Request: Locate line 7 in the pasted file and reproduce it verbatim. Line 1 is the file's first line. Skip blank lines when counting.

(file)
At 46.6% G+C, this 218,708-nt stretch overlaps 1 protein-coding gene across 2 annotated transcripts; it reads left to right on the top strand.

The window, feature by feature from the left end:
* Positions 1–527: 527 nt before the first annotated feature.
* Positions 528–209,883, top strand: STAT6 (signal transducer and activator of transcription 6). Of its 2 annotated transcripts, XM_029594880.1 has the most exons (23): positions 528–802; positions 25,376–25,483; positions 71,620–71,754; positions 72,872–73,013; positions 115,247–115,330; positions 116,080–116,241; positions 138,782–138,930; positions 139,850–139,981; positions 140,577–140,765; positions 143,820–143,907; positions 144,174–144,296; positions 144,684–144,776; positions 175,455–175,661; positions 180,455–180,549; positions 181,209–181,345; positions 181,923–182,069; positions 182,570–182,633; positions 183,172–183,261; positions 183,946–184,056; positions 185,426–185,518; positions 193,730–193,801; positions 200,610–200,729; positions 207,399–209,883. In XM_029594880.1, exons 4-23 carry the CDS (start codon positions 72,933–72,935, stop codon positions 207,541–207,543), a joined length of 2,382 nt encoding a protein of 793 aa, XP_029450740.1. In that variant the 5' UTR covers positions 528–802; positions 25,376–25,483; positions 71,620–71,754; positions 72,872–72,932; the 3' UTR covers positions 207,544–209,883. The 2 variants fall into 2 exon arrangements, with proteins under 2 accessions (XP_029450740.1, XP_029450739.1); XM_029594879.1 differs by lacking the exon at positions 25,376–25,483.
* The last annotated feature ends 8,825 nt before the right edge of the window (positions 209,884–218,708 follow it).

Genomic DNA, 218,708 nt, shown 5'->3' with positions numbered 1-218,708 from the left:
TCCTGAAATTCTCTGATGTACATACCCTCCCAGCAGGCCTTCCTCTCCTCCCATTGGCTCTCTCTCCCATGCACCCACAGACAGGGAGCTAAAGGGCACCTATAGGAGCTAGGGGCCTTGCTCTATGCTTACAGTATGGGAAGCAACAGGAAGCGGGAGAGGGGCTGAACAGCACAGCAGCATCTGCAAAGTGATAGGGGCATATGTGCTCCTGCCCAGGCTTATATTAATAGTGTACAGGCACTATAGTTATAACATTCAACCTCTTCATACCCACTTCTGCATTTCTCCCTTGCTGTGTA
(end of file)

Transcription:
TCCTGAAATTCTCTGATGTACATACCCTCCCAGCAGGCCTTCCTCTCCTCCCATTGGCTCTCTCTCCCATGCACCCACAGACAGGGAGCTAAAGGGCACCTATAGGAGCTAGGGGCCTTGCTCTATGCTTACAGTATGGGAAGCAACAGGAAGCGGGAGAGGGGCTGAACAGCACAGCAGCATCTGCAAAGTGATAGGGGCATATGTGCTCCTGCCCAGGCTTATATTAATAGTGTACAGGCACTATAGTTATAACATTCAACCTCTTCATACCCACTTCTGCATTTCTCCCTTGCTGTGTA